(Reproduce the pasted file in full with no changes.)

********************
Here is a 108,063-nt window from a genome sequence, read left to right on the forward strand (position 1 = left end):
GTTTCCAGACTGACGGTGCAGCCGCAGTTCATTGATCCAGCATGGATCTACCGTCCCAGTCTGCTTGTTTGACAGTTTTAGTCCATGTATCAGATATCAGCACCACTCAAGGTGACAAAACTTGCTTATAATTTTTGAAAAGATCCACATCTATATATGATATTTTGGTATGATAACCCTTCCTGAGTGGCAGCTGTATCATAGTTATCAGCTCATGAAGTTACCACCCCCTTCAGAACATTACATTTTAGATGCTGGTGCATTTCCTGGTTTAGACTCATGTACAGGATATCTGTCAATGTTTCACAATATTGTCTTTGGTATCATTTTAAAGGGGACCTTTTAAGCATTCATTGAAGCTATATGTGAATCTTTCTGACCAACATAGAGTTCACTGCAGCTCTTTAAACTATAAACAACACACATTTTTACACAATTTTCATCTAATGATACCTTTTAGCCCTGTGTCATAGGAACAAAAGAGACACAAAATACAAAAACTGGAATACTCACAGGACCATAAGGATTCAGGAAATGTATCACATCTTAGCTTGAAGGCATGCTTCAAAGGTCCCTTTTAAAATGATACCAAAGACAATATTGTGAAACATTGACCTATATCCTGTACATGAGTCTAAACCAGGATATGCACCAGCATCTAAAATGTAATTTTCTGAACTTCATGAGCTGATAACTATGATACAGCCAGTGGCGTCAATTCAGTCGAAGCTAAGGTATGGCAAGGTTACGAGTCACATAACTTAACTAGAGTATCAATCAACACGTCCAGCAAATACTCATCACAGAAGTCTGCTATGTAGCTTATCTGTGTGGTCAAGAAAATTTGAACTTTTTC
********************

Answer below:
Here is a 108,063-nt window from a genome sequence, read left to right on the forward strand (position 1 = left end):
GTTTCCAGACTGACGGTGCAGCCGCAGTTCATTGATCCAGCATGGATCTACCGTCCCAGTCTGCTTGTTTGACAGTTTTAGTCCATGTATCAGATATCAGCACCACTCAAGGTGACAAAACTTGCTTATAATTTTTGAAAAGATCCACATCTATATATGATATTTTGGTATGATAACCCTTCCTGAGTGGCAGCTGTATCATAGTTATCAGCTCATGAAGTTACCACCCCCTTCAGAACATTACATTTTAGATGCTGGTGCATTTCCTGGTTTAGACTCATGTACAGGATATCTGTCAATGTTTCACAATATTGTCTTTGGTATCATTTTAAAGGGGACCTTTTAAGCATTCATTGAAGCTATATGTGAATCTTTCTGACCAACATAGAGTTCACTGCAGCTCTTTAAACTATAAACAACACACATTTTTACACAATTTTCATCTAATGATACCTTTTAGCCCTGTGTCATAGGAACAAAAGAGACACAAAATACAAAAACTGGAATACTCACAGGACCATAAGGATTCAGGAAATGTATCACATCTTAGCTTGAAGGCATGCTTCAAAGGTCCCTTTTAAAATGATACCAAAGACAATATTGTGAAACATTGACCTATATCCTGTACATGAGTCTAAACCAGGATATGCACCAGCATCTAAAATGTAATTTTCTGAACTTCATGAGCTGATAACTATGATACAGCCAGTGGCGTCAATTCAGTCGAAGCTAAGGTATGGCAAGGTTACGAGTCACATAACTTAACTAGAGTATCAATCAACACGTCCAGCAAATACTCATCACAGAAGTCTGCTATGTAGCTTATCTGTGTGGTCAAGAAAATTTGAACTTTTTC